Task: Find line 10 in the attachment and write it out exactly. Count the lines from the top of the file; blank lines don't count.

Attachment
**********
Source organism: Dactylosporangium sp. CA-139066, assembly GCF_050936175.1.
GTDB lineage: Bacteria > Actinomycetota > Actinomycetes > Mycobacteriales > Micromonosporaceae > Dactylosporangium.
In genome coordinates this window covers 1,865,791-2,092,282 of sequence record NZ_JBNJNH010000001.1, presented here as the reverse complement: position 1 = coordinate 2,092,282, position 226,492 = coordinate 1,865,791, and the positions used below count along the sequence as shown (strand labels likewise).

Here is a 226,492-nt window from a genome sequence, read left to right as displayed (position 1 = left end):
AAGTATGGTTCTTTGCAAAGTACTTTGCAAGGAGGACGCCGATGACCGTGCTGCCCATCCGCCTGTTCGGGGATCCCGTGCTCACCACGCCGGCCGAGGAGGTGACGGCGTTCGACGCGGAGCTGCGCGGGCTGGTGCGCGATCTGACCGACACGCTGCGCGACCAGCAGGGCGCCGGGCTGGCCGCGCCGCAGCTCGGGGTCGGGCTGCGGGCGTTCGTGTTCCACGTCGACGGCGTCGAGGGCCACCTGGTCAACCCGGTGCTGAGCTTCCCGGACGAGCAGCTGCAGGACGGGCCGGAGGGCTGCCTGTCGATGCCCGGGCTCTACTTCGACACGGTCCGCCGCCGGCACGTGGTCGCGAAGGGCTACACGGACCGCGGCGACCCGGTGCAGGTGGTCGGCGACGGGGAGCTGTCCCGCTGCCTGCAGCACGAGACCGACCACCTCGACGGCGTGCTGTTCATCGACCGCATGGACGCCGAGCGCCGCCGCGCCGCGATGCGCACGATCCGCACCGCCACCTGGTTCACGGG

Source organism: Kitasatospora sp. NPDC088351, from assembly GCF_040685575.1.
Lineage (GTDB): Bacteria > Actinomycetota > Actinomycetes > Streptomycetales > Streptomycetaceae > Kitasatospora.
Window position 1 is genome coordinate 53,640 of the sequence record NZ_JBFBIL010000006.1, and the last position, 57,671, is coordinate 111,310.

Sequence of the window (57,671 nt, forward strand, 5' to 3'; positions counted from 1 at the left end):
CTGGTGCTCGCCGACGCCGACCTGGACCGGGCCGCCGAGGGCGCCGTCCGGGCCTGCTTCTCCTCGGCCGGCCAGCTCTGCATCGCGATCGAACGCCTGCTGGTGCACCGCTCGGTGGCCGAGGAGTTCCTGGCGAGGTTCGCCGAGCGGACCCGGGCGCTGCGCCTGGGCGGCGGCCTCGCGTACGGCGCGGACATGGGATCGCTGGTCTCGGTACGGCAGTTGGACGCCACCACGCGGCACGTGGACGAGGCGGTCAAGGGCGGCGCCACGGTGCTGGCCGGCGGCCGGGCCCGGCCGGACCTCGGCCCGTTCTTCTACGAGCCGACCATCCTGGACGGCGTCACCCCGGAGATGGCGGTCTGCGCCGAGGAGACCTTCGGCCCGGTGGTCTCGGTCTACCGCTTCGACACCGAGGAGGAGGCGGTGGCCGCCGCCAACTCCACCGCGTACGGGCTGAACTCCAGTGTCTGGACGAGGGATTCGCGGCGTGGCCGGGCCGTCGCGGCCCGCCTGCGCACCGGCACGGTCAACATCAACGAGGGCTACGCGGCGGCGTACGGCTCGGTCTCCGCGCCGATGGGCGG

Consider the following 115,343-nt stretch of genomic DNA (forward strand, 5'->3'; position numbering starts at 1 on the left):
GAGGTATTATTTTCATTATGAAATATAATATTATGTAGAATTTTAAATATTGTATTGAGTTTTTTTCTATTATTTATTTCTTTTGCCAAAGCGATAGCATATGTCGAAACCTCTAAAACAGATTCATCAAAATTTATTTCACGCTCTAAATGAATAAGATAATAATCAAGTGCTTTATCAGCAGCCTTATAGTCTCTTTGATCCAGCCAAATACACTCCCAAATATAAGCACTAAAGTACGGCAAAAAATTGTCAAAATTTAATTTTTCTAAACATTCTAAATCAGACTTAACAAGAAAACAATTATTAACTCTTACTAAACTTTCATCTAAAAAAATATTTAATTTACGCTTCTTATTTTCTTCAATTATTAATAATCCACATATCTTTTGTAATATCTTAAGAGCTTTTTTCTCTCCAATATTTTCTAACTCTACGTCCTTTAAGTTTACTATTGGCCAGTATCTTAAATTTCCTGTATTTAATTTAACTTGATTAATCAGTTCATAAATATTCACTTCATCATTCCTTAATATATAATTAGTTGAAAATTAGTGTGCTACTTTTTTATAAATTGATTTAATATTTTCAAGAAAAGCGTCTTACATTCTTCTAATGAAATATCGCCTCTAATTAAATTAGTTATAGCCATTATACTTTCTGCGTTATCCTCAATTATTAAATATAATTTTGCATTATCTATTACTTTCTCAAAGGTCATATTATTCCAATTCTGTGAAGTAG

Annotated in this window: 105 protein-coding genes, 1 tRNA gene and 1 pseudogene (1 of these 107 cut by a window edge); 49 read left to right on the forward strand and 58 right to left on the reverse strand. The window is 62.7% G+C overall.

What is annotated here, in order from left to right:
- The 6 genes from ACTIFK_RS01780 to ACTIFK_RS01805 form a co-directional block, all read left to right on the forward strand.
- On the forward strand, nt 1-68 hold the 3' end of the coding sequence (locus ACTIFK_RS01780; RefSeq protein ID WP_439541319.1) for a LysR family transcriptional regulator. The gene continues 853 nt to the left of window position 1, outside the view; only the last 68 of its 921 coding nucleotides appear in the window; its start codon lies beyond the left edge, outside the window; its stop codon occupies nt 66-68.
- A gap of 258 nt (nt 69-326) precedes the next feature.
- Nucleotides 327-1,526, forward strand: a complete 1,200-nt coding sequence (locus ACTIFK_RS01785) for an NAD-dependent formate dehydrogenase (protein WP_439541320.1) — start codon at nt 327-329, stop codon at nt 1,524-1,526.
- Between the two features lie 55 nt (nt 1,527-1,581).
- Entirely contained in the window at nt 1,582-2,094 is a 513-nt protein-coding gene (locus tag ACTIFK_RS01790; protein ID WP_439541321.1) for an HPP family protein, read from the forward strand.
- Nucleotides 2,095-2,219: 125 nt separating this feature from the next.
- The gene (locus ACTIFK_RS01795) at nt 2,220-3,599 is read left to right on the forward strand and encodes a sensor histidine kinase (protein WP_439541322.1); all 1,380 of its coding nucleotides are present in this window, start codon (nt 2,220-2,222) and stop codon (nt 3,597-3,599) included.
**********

CTGGTGCTCGCCGACGCCGACCTGGACCGGGCCGCCGAGGGCGCCGTCCGGGCCTGCTTCTCCTCGGCCGGCCAGCTCTGCATCGCGATCGAACGCCTGCTGGTGCACCGCTCGGTGGCCGAGGAGTTCCTGGCGAGGTTCGCCGAGCGGACCCGGGCGCTGCGCCTGGGCGGCGGCCTCGCGTACGGCGCGGACATGGGATCGCTGGTCTCGGTACGGCAGTTGGACGCCACCACGCGGCACGTGGACGAGGCGGTCAAGGGCGGCGCCACGGTGCTGGCCGGCGGCCGGGCCCGGCCGGACCTCGGCCCGTTCTTCTACGAGCCGACCATCCTGGACGGCGTCACCCCGGAGATGGCGGTCTGCGCCGAGGAGACCTTCGGCCCGGTGGTCTCGGTCTACCGCTTCGACACCGAGGAGGAGGCGGTGGCCGCCGCCAACTCCACCGCGTACGGGCTGAACTCCAGTGTCTGGACGAGGGATTCGCGGCGTGGCCGGGCCGTCGCGGCCCGCCTGCGCACCGGCACGGTCAACATCAACGAGGGCTACGCGGCGGCGTACGGCTCGGTCTCCGCGCCGATGGGCGG